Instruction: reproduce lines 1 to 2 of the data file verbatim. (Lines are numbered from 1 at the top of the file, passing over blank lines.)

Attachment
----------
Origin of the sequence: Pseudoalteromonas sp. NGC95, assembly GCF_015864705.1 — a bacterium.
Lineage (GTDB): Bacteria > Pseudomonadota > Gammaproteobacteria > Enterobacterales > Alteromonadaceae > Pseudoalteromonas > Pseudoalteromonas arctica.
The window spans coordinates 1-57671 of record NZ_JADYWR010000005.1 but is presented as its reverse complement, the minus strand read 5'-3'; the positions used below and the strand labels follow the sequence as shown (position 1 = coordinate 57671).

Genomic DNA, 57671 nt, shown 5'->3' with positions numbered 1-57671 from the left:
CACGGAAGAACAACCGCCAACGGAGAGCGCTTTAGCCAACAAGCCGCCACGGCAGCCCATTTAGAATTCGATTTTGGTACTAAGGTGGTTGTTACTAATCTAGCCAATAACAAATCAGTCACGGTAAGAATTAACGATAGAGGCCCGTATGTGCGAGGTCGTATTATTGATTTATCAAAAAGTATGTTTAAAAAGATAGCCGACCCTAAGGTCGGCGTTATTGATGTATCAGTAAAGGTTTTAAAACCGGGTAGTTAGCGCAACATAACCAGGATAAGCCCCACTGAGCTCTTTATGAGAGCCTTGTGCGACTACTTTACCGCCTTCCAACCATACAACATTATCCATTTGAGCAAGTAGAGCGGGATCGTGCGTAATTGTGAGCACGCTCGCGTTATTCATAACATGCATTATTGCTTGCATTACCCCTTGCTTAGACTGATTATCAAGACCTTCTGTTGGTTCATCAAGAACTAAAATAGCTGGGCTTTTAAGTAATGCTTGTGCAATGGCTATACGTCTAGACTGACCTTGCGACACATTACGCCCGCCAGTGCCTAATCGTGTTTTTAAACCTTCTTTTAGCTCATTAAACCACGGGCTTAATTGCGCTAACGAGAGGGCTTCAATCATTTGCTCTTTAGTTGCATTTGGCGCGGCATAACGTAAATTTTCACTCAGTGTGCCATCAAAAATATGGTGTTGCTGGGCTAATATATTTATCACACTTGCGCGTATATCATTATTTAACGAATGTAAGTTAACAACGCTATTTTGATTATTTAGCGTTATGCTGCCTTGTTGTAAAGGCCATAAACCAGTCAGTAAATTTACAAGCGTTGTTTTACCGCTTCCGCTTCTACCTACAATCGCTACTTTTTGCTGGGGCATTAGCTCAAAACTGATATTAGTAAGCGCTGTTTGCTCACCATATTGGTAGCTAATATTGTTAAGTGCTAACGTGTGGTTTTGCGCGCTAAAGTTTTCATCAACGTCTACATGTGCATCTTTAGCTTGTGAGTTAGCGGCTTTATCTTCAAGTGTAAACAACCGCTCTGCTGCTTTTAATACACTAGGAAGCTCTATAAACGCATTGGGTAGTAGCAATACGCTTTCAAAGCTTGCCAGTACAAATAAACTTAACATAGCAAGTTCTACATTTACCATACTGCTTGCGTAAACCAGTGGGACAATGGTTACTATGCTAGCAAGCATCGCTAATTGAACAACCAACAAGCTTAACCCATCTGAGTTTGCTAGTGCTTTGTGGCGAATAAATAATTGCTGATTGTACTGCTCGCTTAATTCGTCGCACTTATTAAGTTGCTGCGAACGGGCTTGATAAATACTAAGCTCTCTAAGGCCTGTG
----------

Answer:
Origin of the sequence: Pseudoalteromonas sp. NGC95, assembly GCF_015864705.1 — a bacterium.
Lineage (GTDB): Bacteria > Pseudomonadota > Gammaproteobacteria > Enterobacterales > Alteromonadaceae > Pseudoalteromonas > Pseudoalteromonas arctica.